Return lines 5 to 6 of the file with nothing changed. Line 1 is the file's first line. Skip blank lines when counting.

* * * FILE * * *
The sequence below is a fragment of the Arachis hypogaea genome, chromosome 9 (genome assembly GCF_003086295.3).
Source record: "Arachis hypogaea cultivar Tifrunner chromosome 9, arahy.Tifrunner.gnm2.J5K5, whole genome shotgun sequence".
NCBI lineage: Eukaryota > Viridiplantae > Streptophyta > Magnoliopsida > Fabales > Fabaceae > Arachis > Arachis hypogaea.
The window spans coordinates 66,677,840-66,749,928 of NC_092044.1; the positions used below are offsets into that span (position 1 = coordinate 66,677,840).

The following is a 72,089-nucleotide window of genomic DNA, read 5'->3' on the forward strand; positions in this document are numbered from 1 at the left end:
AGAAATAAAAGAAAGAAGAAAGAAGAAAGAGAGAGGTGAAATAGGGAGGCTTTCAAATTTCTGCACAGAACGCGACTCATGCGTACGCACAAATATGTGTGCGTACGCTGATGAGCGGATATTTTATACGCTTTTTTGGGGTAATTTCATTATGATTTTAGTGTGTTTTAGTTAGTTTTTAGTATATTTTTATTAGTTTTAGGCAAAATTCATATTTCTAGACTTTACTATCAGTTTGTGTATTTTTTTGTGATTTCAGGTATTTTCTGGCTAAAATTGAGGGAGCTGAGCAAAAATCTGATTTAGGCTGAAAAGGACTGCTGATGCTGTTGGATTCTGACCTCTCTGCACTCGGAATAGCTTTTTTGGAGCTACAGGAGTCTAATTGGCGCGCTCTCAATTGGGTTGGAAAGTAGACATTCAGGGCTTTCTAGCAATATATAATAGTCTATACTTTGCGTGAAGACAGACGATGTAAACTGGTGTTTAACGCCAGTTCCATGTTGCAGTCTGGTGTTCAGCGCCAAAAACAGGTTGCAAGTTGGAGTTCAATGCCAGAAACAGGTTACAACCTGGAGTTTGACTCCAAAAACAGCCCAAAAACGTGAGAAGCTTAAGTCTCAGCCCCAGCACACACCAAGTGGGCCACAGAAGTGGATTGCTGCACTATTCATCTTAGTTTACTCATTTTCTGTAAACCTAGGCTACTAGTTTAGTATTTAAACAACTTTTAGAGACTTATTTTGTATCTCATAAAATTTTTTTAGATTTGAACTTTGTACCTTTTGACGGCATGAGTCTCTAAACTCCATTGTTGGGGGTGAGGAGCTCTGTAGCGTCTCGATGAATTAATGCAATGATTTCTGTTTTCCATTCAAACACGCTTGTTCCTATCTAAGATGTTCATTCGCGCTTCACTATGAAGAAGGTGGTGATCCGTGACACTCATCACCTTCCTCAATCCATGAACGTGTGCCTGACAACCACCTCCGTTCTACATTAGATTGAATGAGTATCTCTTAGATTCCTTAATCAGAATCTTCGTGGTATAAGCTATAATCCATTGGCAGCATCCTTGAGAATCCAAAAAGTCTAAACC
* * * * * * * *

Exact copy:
The following is a 72,089-nucleotide window of genomic DNA, read 5'->3' on the forward strand; positions in this document are numbered from 1 at the left end:
AGAAATAAAAGAAAGAAGAAAGAAGAAAGAGAGAGGTGAAATAGGGAGGCTTTCAAATTTCTGCACAGAACGCGACTCATGCGTACGCACAAATATGTGTGCGTACGCTGATGAGCGGATATTTTATACGCTTTTTTGGGGTAATTTCATTATGATTTTAGTGTGTTTTAGTTAGTTTTTAGTATATTTTTATTAGTTTTAGGCAAAATTCATATTTCTAGACTTTACTATCAGTTTGTGTATTTTTTTGTGATTTCAGGTATTTTCTGGCTAAAATTGAGGGAGCTGAGCAAAAATCTGATTTAGGCTGAAAAGGACTGCTGATGCTGTTGGATTCTGACCTCTCTGCACTCGGAATAGCTTTTTTGGAGCTACAGGAGTCTAATTGGCGCGCTCTCAATTGGGTTGGAAAGTAGACATTCAGGGCTTTCTAGCAATATATAATAGTCTATACTTTGCGTGAAGACAGACGATGTAAACTGGTGTTTAACGCCAGTTCCATGTTGCAGTCTGGTGTTCAGCGCCAAAAACAGGTTGCAAGTTGGAGTTCAATGCCAGAAACAGGTTACAACCTGGAGTTTGACTCCAAAAACAGCCCAAAAACGTGAGAAGCTTAAGTCTCAGCCCCAGCACACACCAAGTGGGCCACAGAAGTGGATTGCTGCACTATTCATCTTAGTTTACTCATTTTCTGTAAACCTAGGCTACTAGTTTAGTATTTAAACAACTTTTAGAGACTTATTTTGTATCTCATAAAATTTTTTTAGATTTGAACTTTGTACCTTTTGACGGCATGAGTCTCTAAACTCCATTGTTGGGGGTGAGGAGCTCTGTAGCGTCTCGATGAATTAATGCAATGATTTCTGTTTTCCATTCAAACACGCTTGTTCCTATCTAAGATGTTCATTCGCGCTTCACTATGAAGAAGGTGGTGATCCGTGACACTCATCACCTTCCTCAATCCATGAACGTGTGCCTGACAACCACCTCCGTTCTACATTAGATTGAATGAGTATCTCTTAGATTCCTTAATCAGAATCTTCGTGGTATAAGCTATAATCCATTGGCAGCATCCTTGAGAATCCAAAAAGTCTAAACC